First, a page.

Richard Thompson Wins Lashley Award
USC College memory expert joins ‘who’s who in neuroscience’ honored by American Philosophical Society.
Richard Thompson, holder of the William M. Keck Chair in Biological Sciences in USC College and one of the leading behavioral neuroscientists in the world, will receive the 2007 Karl Spencer Lashley Award from the American Philosophical Society on Nov. 9 in Philadelphia.
The Lashley Award is one of the most prestigious prizes in behavioral neuroscience, said Michael Quick, executive vice dean for academic affairs for USC College.
“It is probably the top prize in behavioral neuroscience and one of the top two or three awards given in the entire field of understanding the brain,” Quick said. “The list of prior winners reads like a who’s who in neuroscience. People like Roger Sperry, Eric Kandel, Torsten Wiesel and David Hubel, all winners of the Nobel Prize, were recipients of the Lashley Prize.
“I can't say that I was shocked to hear that Professor Thompson won this award. Very very happy, but not surprised. Professor Thompson has spent his career identifying the neural basis of learning and memory, and for his entire career his laboratory has been at the forefront of answering this very difficult question. I can’t think of a more deserving recipient.”
Thompson already holds many honors, including a seat on the 24-member National Science Board and membership in the National Academy of Sciences and the American Academy of Arts and Sciences, as well as the American Philosophical Society.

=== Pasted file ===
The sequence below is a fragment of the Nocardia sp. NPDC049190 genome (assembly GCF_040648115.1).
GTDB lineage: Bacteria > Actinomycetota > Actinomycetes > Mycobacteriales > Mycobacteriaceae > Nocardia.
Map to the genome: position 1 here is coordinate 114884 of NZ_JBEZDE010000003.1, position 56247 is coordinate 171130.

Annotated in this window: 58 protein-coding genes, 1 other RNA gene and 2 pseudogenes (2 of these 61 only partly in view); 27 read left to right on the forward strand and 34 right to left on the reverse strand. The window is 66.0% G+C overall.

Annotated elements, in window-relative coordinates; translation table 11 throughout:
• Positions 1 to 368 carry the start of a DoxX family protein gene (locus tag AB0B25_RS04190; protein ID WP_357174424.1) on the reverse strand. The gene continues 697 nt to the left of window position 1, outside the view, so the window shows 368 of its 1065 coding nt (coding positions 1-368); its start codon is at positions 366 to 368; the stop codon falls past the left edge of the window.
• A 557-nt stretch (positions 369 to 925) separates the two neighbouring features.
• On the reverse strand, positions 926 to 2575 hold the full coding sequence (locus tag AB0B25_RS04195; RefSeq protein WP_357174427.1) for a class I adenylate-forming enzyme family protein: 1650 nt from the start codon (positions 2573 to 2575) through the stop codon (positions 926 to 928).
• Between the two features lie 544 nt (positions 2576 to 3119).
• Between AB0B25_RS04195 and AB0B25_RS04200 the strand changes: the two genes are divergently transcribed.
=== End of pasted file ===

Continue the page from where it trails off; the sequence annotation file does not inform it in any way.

Receiving the Karl Spencer Lashley Award is particularly meaningful for Thompson because the influential behavioral psychologist is a longtime hero of his. As an undergraduate at Reed College, Thompson devoted his senior thesis to testing one of Lashely’s hypotheses. When Thompson was on the faculty at Harvard University in the 70s, he held a chair that had last been occupied by Lashley.
“It’s very special for me,” Thompson said. “He was the man who started my field in the United States.”
Made famous by Russian psychologist Ivan Pavlov with his salivating dog experiments, classical conditioning theory showed that animals can be taught to anticipate a reward.
In 2002, Thompson became the first to identify and map the neural circuits involved in classical conditioning.
In addition, Thompson and others have shown that the brain saves a memory by strengthening the synapses, or connections between neurons. Neurons also create new synapses during the learning process, which Thompson defines as the creation of memory.
As the winner of the Lashley Award, Thompson will receive a hand-illuminated certificate and $20,000 honorarium.
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